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Don’t try to get a fish that used to only eat live foods to switch to pellets or flakes right away, as this typically doesn’t work, and the fish just starves. Start by offering live/frozen food, then slowly process to freeze-dried food, and finally pellets or flakes. 

I always feed these wild caught individuals a mix of frozen and flake food. The variety and patience really pay off.

Nannacara anomala Tank Mates

As we’ve mentioned earlier, Nannacara anomala is peaceful, but breeding females are the exception to the rule. They can become very aggressive and nasty toward any fish when guarding their eggs and fry, especially the male anomala.

Because of this, you may have problems if they start breeding in a community tank. It’s best to move them to their own breeding tank or keep a pair in a small species-only tank.

These attractive little fish are cute and do make an excellent breeding project for the beginning hobbyist who wants to walk through the spawning stages of cichlid.

In a large enough aquarium, you can keep them with a variety of peaceful tank mates. Always keep a close eye on aggression from the female when she is ready to spawn.

Nannacara anomala Breeding

Breeding this Nannacara anomala is fairly easy. This species has been reproduced in captivity for years. However, you have to provide them with the right water conditions and a good diet to promote spawning.

It’s best to keep a pair in a separate tank that has at least 15 gallons. The breeding tank should be under the same water conditions we mentioned above. 

Most importantly, you must provide hiding places for the male anomala to hide, as well as suitable caves for the female to lay her eggs in. These cichlid caves and flower pots will work.

You might be interested in reading our article: 7 DIY Aquarium Caves Ideas (Functional and Natural-Looking)

To initiate spawning, you can slightly lower the water level in the tank and raise the temperature to the top of their recommended range.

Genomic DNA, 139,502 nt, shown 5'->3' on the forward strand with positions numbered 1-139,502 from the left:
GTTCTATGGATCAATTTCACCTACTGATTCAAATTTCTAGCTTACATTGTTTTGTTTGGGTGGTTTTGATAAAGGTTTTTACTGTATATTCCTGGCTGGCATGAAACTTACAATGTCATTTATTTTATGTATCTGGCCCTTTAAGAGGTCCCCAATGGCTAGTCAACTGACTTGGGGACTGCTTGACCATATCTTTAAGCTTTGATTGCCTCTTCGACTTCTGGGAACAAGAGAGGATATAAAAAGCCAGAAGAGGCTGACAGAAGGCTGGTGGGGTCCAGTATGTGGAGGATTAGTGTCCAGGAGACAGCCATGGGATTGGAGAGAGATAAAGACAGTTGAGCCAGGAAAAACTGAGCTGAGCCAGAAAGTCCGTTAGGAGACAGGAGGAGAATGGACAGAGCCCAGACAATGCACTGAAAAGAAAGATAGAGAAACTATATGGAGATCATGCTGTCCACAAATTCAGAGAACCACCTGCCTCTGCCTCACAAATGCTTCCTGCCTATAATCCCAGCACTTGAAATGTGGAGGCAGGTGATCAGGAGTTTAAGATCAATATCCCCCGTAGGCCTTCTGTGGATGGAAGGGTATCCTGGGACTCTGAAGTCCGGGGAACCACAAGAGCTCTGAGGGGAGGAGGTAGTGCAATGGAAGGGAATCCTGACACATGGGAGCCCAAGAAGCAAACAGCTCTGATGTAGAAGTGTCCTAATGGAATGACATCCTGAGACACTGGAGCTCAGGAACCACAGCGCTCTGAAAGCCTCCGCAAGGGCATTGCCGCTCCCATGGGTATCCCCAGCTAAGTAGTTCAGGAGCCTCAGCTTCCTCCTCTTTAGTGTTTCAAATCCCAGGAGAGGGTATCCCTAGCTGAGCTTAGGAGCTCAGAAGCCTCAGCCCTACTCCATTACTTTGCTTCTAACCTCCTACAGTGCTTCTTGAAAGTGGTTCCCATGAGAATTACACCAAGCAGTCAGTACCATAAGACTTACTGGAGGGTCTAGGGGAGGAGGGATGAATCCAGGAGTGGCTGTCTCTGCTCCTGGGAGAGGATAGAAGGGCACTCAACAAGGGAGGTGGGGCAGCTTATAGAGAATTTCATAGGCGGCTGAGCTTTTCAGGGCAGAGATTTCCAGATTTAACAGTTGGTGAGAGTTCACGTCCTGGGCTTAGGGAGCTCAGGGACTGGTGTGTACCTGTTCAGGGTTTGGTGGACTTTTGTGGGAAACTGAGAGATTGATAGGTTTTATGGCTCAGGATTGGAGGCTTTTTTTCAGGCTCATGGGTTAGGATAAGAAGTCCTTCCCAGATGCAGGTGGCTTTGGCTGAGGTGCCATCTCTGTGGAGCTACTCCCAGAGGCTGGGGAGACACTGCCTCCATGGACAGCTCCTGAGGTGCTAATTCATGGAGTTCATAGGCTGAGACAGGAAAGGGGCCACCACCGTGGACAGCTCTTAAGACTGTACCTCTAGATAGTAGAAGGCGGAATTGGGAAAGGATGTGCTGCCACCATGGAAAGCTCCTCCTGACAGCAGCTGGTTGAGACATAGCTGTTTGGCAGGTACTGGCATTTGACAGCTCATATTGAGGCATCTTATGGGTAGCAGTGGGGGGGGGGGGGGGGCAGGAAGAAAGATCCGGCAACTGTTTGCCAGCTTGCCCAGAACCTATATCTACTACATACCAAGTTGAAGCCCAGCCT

The female will lay up to 300 eggs in the cave. After she lays the eggs, the male will fertilize them, and then the female takes sole responsibility for guarding and caring for the eggs. At this time, the female becomes very aggressive and will defend the eggs with her life.

In small tanks, the male anomala should be removed, and sometimes the female may kill him. As long as you have plenty of hiding spots for the male to hide when the female is brooding fry, he can be kept in the same tank. That’s why some owners wouldn’t describe N.anomala as pair breeders.

But I still suggest breeding these fish as pairs because of an interesting behavior that I’ve seen from these cichlids. Once upon a time, the female died after successfully spawning fry. The male didn’t go away; instead, he took on the duty of caring for the fry, and to my surprise, he developed the same brood pattern as the female, though in a paler version.

The eggs will hatch in 2-3 days, and you may notice that the female often moves the fry to a shallow depression that she has dug on the substrate. The fry will be free-swimming a week later.

Wrapping Up

Nannacara anomala is an attractive cichlid that makes a great addition to small planted aquariums. They are easy to care for and breed, making them perfect for beginners. 

Keep in mind that the female can become quite aggressive when she is spawning and protecting her fry. 

As always, send us your questions or thoughts in the comments below. We’ll be happy to lend a hand.

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Jeff Colt

Jeff Colt

Hello, I'm Jeff- an aquarium enthusiast with over 25 years of experience caring for a wide array of tropical fish, including koi, goldfish bettas, cichlids and more! For me: Aquariums are like jello - there's always room for more!